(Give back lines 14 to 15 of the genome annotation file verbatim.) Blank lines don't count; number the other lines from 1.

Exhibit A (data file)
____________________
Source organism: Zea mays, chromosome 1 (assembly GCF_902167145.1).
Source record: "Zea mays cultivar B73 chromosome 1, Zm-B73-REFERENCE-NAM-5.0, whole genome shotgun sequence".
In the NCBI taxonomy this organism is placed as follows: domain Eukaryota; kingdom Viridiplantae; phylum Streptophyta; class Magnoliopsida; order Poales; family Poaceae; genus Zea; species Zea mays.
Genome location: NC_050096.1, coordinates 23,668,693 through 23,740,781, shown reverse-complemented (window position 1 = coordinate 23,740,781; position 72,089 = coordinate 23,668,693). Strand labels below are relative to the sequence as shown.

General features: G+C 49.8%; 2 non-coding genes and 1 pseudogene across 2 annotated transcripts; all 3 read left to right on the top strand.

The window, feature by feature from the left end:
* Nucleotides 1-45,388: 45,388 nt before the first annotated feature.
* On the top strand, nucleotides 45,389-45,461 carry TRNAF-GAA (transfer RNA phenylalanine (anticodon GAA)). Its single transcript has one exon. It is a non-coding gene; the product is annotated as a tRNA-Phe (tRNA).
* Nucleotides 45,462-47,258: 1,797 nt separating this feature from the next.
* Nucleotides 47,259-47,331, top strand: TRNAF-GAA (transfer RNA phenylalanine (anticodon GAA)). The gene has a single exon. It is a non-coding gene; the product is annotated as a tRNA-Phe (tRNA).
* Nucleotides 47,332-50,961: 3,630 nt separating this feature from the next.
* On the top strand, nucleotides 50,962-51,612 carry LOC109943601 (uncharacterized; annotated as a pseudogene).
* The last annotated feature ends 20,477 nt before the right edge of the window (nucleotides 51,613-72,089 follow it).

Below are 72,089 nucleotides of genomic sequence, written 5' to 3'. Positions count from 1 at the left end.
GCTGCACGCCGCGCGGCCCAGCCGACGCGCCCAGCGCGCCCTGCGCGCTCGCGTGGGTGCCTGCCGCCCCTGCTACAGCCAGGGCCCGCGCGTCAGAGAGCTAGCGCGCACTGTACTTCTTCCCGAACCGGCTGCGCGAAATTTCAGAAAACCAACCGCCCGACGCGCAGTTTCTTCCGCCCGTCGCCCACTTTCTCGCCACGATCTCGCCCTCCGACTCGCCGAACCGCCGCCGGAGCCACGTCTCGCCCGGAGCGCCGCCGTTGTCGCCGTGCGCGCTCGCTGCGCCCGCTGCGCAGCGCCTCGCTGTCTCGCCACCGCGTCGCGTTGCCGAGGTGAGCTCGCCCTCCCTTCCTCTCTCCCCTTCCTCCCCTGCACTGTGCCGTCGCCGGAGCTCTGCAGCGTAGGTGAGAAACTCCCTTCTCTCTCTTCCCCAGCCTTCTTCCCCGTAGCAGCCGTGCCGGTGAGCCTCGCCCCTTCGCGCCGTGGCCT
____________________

Below are 72,089 nucleotides of genomic sequence, written 5' to 3'. Positions count from 1 at the left end.
GCTGCACGCCGCGCGGCCCAGCCGACGCGCCCAGCGCGCCCTGCGCGCTCGCGTGGGTGCCTGCCGCCCCTGCTACAGCCAGGGCCCGCGCGTCAGAGAGCTAGCGCGCACTGTACTTCTTCCCGAACCGGCTGCGCGAAATTTCAGAAAACCAACCGCCCGACGCGCAGTTTCTTCCGCCCGTCGCCCACTTTCTCGCCACGATCTCGCCCTCCGACTCGCCGAACCGCCGCCGGAGCCACGTCTCGCCCGGAGCGCCGCCGTTGTCGCCGTGCGCGCTCGCTGCGCCCGCTGCGCAGCGCCTCGCTGTCTCGCCACCGCGTCGCGTTGCCGAGGTGAGCTCGCCCTCCCTTCCTCTCTCCCCTTCCTCCCCTGCACTGTGCCGTCGCCGGAGCTCTGCAGCGTAGGTGAGAAACTCCCTTCTCTCTCTTCCCCAGCCTTCTTCCCCGTAGCAGCCGTGCCGGTGAGCCTCGCCCCTTCGCGCCGTGGCCT